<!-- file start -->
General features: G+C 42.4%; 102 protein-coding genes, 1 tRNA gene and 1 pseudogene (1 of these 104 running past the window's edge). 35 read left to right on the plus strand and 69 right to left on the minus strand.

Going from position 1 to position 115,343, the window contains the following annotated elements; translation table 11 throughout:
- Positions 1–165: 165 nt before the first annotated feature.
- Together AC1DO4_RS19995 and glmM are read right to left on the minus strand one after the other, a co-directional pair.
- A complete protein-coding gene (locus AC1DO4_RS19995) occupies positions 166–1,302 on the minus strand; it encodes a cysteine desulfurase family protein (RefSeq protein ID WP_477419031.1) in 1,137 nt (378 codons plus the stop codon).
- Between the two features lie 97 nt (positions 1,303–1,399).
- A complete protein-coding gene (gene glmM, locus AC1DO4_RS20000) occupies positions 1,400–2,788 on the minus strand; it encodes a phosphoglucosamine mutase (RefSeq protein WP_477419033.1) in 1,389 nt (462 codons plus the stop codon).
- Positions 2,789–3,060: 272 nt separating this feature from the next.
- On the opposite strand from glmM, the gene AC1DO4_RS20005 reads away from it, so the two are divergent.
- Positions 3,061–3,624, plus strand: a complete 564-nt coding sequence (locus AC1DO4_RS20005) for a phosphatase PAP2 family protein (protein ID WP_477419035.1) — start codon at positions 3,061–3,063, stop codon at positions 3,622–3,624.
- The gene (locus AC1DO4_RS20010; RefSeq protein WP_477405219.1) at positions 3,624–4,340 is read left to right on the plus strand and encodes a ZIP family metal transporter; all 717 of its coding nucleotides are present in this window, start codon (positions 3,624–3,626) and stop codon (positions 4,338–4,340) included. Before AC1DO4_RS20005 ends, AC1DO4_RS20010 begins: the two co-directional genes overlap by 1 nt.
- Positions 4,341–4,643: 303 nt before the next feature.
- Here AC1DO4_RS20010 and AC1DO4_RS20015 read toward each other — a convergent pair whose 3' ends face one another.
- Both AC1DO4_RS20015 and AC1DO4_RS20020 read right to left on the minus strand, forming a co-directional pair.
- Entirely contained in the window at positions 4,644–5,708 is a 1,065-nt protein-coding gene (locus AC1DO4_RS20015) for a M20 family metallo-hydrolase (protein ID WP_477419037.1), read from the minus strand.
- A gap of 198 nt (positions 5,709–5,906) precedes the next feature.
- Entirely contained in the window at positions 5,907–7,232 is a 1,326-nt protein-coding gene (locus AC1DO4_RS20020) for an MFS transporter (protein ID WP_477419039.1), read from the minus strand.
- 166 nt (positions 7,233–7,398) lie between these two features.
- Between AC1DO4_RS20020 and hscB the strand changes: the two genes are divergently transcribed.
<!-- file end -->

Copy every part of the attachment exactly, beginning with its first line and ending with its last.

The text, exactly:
General features: G+C 42.4%; 102 protein-coding genes, 1 tRNA gene and 1 pseudogene (1 of these 104 running past the window's edge). 35 read left to right on the plus strand and 69 right to left on the minus strand.

Going from position 1 to position 115,343, the window contains the following annotated elements; translation table 11 throughout:
- Positions 1–165: 165 nt before the first annotated feature.
- Together AC1DO4_RS19995 and glmM are read right to left on the minus strand one after the other, a co-directional pair.
- A complete protein-coding gene (locus AC1DO4_RS19995) occupies positions 166–1,302 on the minus strand; it encodes a cysteine desulfurase family protein (RefSeq protein ID WP_477419031.1) in 1,137 nt (378 codons plus the stop codon).
- Between the two features lie 97 nt (positions 1,303–1,399).
- A complete protein-coding gene (gene glmM, locus AC1DO4_RS20000) occupies positions 1,400–2,788 on the minus strand; it encodes a phosphoglucosamine mutase (RefSeq protein WP_477419033.1) in 1,389 nt (462 codons plus the stop codon).
- Positions 2,789–3,060: 272 nt separating this feature from the next.
- On the opposite strand from glmM, the gene AC1DO4_RS20005 reads away from it, so the two are divergent.
- Positions 3,061–3,624, plus strand: a complete 564-nt coding sequence (locus AC1DO4_RS20005) for a phosphatase PAP2 family protein (protein ID WP_477419035.1) — start codon at positions 3,061–3,063, stop codon at positions 3,622–3,624.
- The gene (locus AC1DO4_RS20010; RefSeq protein WP_477405219.1) at positions 3,624–4,340 is read left to right on the plus strand and encodes a ZIP family metal transporter; all 717 of its coding nucleotides are present in this window, start codon (positions 3,624–3,626) and stop codon (positions 4,338–4,340) included. Before AC1DO4_RS20005 ends, AC1DO4_RS20010 begins: the two co-directional genes overlap by 1 nt.
- Positions 4,341–4,643: 303 nt before the next feature.
- Here AC1DO4_RS20010 and AC1DO4_RS20015 read toward each other — a convergent pair whose 3' ends face one another.
- Both AC1DO4_RS20015 and AC1DO4_RS20020 read right to left on the minus strand, forming a co-directional pair.
- Entirely contained in the window at positions 4,644–5,708 is a 1,065-nt protein-coding gene (locus AC1DO4_RS20015) for a M20 family metallo-hydrolase (protein ID WP_477419037.1), read from the minus strand.
- A gap of 198 nt (positions 5,709–5,906) precedes the next feature.
- Entirely contained in the window at positions 5,907–7,232 is a 1,326-nt protein-coding gene (locus AC1DO4_RS20020) for an MFS transporter (protein ID WP_477419039.1), read from the minus strand.
- 166 nt (positions 7,233–7,398) lie between these two features.
- Between AC1DO4_RS20020 and hscB the strand changes: the two genes are divergently transcribed.